This book is potentially interesting but I don’t really understand, what is being proven here:
Having bluffed and been able to conquer on the cheap until June 1941, you can see that in no way was Germany ready for a war on the scale it fought in Russia.
Okay so this is well known and detailed by Cooper amongst others. The German Army on the Eastern Front was tasked with way more than it was capable of handling – as they massively under-estimated the material and manpower strength of the Red Army. Hitler invaded the USSR with barely more tanks than he had for France, though in true Hitler style he created more panzer divisions, so the worst of both worlds - more non-combat troops and staffs and a drop in individual panzer division strength..…. but I digress.
He challenges the etched in stone belief that the Germans were swamped by the Russians and could not keep up with the material and manpower losses. The author has shown that between June of 1941 and July of 1943, the Germans were able to mostly make up for their losses on the eastern front.
But even if they were able to replace the losses of both men and material, they were simply replacing what was insufficient in the first place.
The book not only shows the toll taken on the German Army, but also shows the terrible losses of men and materials that the Russians had to try to replace in that span of time.
As you say yourself, replacing battle-hardened, trained infantry and tankmen, with raw recruits is a problem – as is making good losses through the employment of the 2nd Hungarian, 8th Italian and 3rd and 4th Romanian Armies.
Re the Soviets, again, a given. The horrendous numbers lost in the early encirclements and in the too-hastily ordered counter-attacks – particularly that pre-Blue – are all well known. But if one looks at the numbers engaged in individual battles, the Soviets were able to field more men. That they could bleed the 6th Army white, while building up massive reserves on either flank to enable Uranus is an obvious example.
The surplus of armaments on hand were usually greater than their losses at most points.
Okay, but if they are not getting those armaments to the front then that is all part of the problem. If the equipment cannot be got to where it needs to be then it could be on the moon for all the good it does stuck at railheads. Moreover, is that, in addition to not being able to move the equipment to where it needs to go, they are not able to man those weapons anyway. If they suddenly had all this excess of quality material, why not give it to the Romanians and Hungarians – not to mention the Italians? – all of whom were crying out for better anti-tank weapons, not to mention armour. Not that they would have been able to deliver this equipment to them anymore easily…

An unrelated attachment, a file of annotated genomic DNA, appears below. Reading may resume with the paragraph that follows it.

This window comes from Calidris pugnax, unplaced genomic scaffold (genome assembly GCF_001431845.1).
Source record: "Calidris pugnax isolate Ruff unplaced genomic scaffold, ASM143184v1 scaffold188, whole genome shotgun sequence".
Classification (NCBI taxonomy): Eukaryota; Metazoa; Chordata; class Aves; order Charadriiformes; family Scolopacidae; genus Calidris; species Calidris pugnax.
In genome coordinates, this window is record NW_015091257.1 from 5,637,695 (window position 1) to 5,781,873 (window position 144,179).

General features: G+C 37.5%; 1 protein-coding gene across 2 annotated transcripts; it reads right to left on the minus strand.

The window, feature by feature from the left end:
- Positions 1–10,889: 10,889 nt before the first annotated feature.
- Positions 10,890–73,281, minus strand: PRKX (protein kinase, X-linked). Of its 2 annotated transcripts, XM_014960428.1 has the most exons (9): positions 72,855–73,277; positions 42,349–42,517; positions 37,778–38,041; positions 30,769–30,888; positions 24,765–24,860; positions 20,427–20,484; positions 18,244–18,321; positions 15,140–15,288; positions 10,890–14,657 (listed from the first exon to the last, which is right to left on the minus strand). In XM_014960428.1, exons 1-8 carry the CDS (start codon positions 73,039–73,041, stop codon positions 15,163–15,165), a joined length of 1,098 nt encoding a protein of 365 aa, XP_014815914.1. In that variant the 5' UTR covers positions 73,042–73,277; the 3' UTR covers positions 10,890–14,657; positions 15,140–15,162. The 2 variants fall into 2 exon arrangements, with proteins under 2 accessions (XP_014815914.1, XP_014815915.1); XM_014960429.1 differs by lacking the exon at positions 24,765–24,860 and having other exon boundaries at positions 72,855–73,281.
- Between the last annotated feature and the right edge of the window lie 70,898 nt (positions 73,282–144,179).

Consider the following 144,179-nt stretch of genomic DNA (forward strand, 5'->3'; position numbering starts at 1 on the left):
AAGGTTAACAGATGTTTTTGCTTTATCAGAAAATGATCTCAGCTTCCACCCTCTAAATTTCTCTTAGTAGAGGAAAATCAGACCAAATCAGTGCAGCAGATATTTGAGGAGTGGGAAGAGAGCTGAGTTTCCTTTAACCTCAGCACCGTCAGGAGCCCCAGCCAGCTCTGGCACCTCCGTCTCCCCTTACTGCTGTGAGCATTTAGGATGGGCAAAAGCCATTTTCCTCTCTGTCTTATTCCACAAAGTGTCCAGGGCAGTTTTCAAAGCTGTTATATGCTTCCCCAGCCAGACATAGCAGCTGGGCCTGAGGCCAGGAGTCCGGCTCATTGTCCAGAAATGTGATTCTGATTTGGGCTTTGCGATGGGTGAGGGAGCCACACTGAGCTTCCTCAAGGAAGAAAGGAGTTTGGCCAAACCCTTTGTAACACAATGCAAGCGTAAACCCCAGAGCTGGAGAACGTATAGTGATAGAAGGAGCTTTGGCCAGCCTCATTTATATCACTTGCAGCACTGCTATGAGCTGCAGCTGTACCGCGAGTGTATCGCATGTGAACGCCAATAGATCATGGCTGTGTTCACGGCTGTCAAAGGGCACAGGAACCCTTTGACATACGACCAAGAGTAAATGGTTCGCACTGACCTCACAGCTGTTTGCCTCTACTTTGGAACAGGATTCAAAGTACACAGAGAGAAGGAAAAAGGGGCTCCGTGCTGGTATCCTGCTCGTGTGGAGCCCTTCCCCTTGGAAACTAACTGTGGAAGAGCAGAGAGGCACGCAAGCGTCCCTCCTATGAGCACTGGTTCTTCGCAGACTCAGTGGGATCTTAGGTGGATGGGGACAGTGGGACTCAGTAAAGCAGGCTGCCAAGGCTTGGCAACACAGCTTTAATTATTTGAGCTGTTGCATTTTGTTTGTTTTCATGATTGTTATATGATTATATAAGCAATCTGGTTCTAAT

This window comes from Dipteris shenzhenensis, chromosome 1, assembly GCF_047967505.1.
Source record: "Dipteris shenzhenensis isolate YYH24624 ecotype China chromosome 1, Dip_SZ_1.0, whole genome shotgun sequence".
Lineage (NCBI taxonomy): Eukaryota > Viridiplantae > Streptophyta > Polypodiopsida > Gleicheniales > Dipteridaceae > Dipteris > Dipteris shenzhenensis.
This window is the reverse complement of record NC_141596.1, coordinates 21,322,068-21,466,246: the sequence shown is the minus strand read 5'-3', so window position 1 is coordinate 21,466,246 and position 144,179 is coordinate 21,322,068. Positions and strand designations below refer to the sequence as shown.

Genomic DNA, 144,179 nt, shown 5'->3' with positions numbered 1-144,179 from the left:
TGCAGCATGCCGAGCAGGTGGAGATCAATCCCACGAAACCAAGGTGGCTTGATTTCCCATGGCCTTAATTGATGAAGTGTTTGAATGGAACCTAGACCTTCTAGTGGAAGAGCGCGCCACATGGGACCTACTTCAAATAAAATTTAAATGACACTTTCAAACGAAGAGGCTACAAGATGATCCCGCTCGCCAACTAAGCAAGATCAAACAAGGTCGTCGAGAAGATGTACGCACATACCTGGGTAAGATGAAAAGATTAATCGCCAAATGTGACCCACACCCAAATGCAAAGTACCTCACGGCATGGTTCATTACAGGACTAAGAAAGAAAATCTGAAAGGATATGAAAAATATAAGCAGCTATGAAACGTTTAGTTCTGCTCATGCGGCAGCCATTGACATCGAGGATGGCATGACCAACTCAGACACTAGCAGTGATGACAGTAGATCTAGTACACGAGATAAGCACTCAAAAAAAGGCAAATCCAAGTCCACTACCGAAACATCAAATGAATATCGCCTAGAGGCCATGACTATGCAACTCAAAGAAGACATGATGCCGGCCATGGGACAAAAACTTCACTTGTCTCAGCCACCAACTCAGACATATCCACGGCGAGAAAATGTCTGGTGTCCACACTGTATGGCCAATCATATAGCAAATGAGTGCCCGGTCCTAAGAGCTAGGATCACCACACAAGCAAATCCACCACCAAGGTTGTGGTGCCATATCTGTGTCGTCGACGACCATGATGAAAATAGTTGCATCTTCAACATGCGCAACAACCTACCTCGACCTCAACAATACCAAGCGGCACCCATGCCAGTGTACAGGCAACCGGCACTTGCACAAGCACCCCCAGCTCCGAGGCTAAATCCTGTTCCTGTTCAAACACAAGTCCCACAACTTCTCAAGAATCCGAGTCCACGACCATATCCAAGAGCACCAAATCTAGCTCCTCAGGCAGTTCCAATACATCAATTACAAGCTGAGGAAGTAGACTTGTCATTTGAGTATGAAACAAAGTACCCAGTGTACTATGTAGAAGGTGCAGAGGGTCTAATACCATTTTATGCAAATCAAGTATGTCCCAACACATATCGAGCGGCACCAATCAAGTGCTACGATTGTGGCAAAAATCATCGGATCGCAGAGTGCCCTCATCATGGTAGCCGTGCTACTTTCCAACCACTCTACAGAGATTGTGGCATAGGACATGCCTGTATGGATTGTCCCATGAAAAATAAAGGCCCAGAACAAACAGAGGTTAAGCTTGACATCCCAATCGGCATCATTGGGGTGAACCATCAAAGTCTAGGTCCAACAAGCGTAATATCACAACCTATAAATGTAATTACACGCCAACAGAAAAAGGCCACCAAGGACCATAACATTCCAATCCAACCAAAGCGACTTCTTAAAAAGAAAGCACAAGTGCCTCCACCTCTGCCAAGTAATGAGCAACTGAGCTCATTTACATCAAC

One thing the book brings out is even when the equipment was available in Germany, it was usually sitting by the rail heads unable to be shipped to where it was needed. The shortage of railways and of trains was felt from the beginning of the War in Russia until the end.
The problems of rail capacity, the different gauge railways – not to mention using valuable and desperately needed rail stock for the Final Solution, again is well known.
The details of the book show that contrary to other histories, women were used in the work place at a higher level than the Allies at times.
Interesting. I would like to know more about this.
"In short, the German Army was able to generate forces of prodigious strength three times in the space of two and one-half years. If these efforts were ultimately insufficient to produce victory between June 1941 and July 1943, the root cause of Germany's failure during the Russo-German War reside elsewhere." He is able to show that the German Army was sufficiently staffed and equipped by the start of the Battle of Kursk.
Prodigious strength? Well everything is relative isn’t it? The fact is that for the war they were fighting the strength was insufficient:
a) The Wehrmacht units were insufficient for Barbarossa
b) After the Winter of 1941-42 the Germans could no longer consider offensives along the entire front and the two subsequent offensives were of increasingly smaller size.
c) For Blau, the southern army group was able to be reinforced and re-equipped only by removing almost all armour and much of the air force from the other army groups.
d) By the time of Kursk, the size and scope of the offensive was limited to the area of the bulge created either side of the city. Yes the Germans, relatively, brought together armies of great strength, but in no way were they keeping up with losses on a like for like basis.
Sufficiently staffed and equipped for Kursk? By what measure? If its against success or failure, well obviously not as the enemy was so much stronger and the Germans were beaten and had to abandon the offensive.
So not really sure what this book is adding to what is already known. The Germans were swamped by the Russians. They started Barbarossa in no fit shape to win it and soon suffered crippling manpower losses. So even if they kept up with losses in manpower (numbers not quality) and material (quality was improving, as was the enemy's as pre-war material was replaced with newer models) they were doing so in an environment where the enemy was getting relatively stronger.
< Message edited by warspite1 -- 1/7/2017 11:05:15 PM >
England expects that every man will do his duty. Horatio Nelson October 1805